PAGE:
Saturday, January 6, 2024

Goulash--Two Kinds?

American "goulash"    
Gulyás, in a traditional cauldron.    
What is goulash?  

Goulash, or gulyás, is a stew or soup that may contain vegetables and is spiced generally with paprika (introduced by the Ottoman Turks around the 15th century CE).  The original gulyás was made by herders in the 9th and 10th centuries and can be thought of as a Hungarian counterpart to the stews of American cowboys.  Nowadays such goulashes are often eaten poured over egg noodles.  I posted an article about the original goulash in 2014; you can read it here.

But there is an "American" goulash that started appearing in cookbooks around 1914. Wikipedia claims that "Originally a dish of seasoned beef, core ingredients of American goulash now usually include elbow macaroni, cubed steak, ground beef or 'hamburger,' and tomatoes in some form, whether canned whole, as tomato sauce, and/or tomato paste." It may even contain cheese.  I suspect that this kind of 'goulash' was heavily influenced by Italian-American cooking and owes very little to any traditional Hungarian recipes. Significantly, "American" goulash typically contains paprika in small amounts (i.e., less than a tablespoon) compared to Hungarian recipes, modern or otherwise. 

The following websites contain a bit more information about both types of goulash.

Friday, June 16, 2023

Imperium Romanum on Roman Food


Those of my readers here who also follow my historic costume blog, Loose Threads: Yet Another Costuming Blog, will be aware that I have found a new YouTube channel, Imperium Romanum, which has ambitious plans for a series of videos on Roman material culture and history.   

The embedded video below is a short, but very good, summary of the underpinning of Roman food.  (Hint:  It starts with wheat and barley, originally eaten as porridge).  Better still, the Imperium Romanum videos are gorgeously produced, full of historically clad reenactors and images of historical food.  I commend it to your attention, and am looking forward to seeing more of their work on YouTube in the future.

Saturday, April 15, 2023

The History of Snack Food

Recently, I found what looks to be a fairly new blog (though the owner calls it a "newsletter").  It's called "Snack Stack," and can be found here.

Snack Stack is about the history of snack food, particularly the kind of snacks some of us now call "junk food."  Beer cheese, Pop Rocks (bonus points to readers who have been around enough to recall what those are!), Chick-o-Sticks appear on the list of recent articles.  

Right now, the articles I've read on the site are all about fads of the last 200 years or so.  But perhaps the author will branch out into different eras over time.

NOTE:  This site has articles that may be read for free, provided the would-be reader signs up for a free subscription.  However, other articles require a paid subscription to access.  So this isn't quite like the blogs of old.

Thursday, March 9, 2023

Just How Long Have Things Gone Better with Bacon?

A common saying that turns up on the Internet these days is that "things go better with bacon."  

A few days ago, I found an article on an interesting blog suggesting that, in Europe at least, bacon has been making things better for a long time.  The post appears on, and the article can be read here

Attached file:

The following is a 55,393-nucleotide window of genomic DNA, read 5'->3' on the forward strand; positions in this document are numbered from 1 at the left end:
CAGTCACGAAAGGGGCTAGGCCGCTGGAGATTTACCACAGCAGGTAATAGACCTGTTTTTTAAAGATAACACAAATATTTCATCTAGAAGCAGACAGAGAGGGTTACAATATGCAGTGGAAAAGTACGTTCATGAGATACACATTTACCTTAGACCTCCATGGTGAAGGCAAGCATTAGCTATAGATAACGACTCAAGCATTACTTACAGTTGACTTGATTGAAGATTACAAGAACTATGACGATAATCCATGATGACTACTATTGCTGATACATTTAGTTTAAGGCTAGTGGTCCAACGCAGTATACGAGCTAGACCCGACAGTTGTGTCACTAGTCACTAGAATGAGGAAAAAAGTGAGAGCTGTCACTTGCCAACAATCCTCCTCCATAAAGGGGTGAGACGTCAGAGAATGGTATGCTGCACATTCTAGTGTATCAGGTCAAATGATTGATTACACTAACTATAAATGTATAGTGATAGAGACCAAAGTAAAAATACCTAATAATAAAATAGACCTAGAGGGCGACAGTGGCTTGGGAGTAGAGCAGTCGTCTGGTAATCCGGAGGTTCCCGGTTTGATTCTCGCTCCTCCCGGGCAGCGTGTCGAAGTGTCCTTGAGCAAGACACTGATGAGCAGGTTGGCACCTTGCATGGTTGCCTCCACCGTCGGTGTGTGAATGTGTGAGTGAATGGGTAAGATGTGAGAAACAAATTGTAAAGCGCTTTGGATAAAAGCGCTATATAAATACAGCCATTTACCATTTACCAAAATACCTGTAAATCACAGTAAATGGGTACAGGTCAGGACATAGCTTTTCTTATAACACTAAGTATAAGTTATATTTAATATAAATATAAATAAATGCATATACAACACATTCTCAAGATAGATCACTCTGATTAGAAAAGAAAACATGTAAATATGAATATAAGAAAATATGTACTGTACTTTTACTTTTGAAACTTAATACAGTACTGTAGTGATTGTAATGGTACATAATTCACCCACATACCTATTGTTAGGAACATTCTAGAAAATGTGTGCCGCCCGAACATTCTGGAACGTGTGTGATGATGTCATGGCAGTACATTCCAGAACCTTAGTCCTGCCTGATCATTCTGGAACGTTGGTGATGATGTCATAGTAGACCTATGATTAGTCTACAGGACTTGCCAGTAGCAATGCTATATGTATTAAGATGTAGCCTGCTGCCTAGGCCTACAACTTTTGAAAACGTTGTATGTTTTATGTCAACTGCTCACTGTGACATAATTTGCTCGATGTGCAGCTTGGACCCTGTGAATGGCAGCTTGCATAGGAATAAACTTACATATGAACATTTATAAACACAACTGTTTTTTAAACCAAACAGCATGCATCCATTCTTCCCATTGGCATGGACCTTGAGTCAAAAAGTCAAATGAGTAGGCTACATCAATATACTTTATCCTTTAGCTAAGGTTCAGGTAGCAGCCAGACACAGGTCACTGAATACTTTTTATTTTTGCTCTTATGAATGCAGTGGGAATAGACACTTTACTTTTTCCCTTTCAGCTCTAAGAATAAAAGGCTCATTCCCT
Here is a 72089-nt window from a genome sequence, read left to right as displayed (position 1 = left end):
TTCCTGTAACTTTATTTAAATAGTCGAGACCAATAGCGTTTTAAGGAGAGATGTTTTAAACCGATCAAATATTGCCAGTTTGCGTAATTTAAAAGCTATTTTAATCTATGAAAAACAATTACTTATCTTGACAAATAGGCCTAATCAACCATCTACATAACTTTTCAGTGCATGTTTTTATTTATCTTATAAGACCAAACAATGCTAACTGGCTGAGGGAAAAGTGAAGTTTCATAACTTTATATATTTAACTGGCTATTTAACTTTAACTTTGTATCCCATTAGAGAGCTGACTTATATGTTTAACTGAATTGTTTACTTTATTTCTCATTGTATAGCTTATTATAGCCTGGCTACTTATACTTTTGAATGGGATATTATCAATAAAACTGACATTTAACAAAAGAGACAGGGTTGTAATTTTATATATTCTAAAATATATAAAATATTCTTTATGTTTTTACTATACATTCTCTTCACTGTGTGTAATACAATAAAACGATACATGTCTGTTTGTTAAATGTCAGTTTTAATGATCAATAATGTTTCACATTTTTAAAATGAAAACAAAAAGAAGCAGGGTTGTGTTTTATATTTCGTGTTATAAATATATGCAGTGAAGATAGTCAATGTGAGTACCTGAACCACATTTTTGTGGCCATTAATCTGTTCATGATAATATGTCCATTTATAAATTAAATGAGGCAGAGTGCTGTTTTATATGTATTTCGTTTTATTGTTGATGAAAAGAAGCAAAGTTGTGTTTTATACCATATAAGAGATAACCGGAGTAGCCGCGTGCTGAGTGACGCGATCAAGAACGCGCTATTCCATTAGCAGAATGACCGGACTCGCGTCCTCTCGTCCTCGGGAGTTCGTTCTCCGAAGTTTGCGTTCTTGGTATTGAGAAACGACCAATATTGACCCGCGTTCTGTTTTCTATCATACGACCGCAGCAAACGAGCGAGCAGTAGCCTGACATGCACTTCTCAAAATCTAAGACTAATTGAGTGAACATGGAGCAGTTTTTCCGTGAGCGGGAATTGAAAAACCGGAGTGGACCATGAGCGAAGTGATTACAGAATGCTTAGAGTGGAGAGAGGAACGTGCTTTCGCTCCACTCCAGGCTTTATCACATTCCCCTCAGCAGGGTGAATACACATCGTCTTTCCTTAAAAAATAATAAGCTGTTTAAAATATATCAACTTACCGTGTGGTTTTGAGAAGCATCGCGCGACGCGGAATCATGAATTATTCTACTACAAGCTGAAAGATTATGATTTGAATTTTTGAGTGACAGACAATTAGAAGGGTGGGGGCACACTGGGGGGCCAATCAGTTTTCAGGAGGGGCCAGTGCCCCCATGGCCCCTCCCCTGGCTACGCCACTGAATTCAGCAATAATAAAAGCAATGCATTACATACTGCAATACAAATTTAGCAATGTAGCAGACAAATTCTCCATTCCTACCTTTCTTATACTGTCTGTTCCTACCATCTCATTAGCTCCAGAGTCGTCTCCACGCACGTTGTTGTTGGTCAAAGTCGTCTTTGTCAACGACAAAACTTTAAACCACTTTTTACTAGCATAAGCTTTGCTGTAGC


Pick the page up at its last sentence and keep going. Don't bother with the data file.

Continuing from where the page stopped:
The author notes that in medieval Europe, bacon was the meat usually eaten by the lower and middle classes and was primarily preserved by curing, i.e., packing the cut meat with salt to draw as much moisture out of the meat as possible.   In early modern times (i.e., after 1600 CE) bacon was also smoked--exposed in a warm place to woodsmoke), but the smoking process is not, and was understood not to be, sufficient to preserve the meat alone so it was combined with curing to produce a better-flavored product.  Small amounts of sugar were added to the curing material for the same reason.  

I commend the article to my readers' attention as an interesting discussion of how bacon preparation methods--and of necessity the flavor profile that must have resulted--changed over time. 

NOTE:  Edited to change a clause in the third paragraph to read "but the smoking process is not, and was understood not to be, sufficient to preserve the meat alone so it was combined with curing to produce a better-flavored product."  The original said, incorrectly, that "smoking" was combined with "smoking" in the manufacture of early modern bacon. 

Wednesday, February 1, 2023


Cassoulet in a traditional pan. Wikimedia Commons.
A friend of mine sent me a link to an article called "The Eternal Comfort of the Casserole."  In the article, the author expresses the opinion that casseroles are around because they serve a purpose; they are emotionally sustaining when that is what people require.   The article may be read here.  It contains images of several casserole recipes ranging in dates from the 1930s to the 1970s, complete with dates and original sources, that may be of interest to those interested in mid-twentieth century American food.
I have never liked casseroles. Don't get me wrong; I'm not fanatical about counting fats, carbs, and calories, and I'm as fond of starchy, fatty comfort foods as the next person: pizza, meatloaf, shepherd's pie, beef stews.  What I don't enjoy are the layered starches stuck together with cheese and/or meat that to me spell "casserole".  Foods such as lasagnas, beef-and-macaroni dishes, and things like green bean casserole.  The type of green bean casserole (with or without the traditional crunchy onions) described in the article I find especially unappetizing.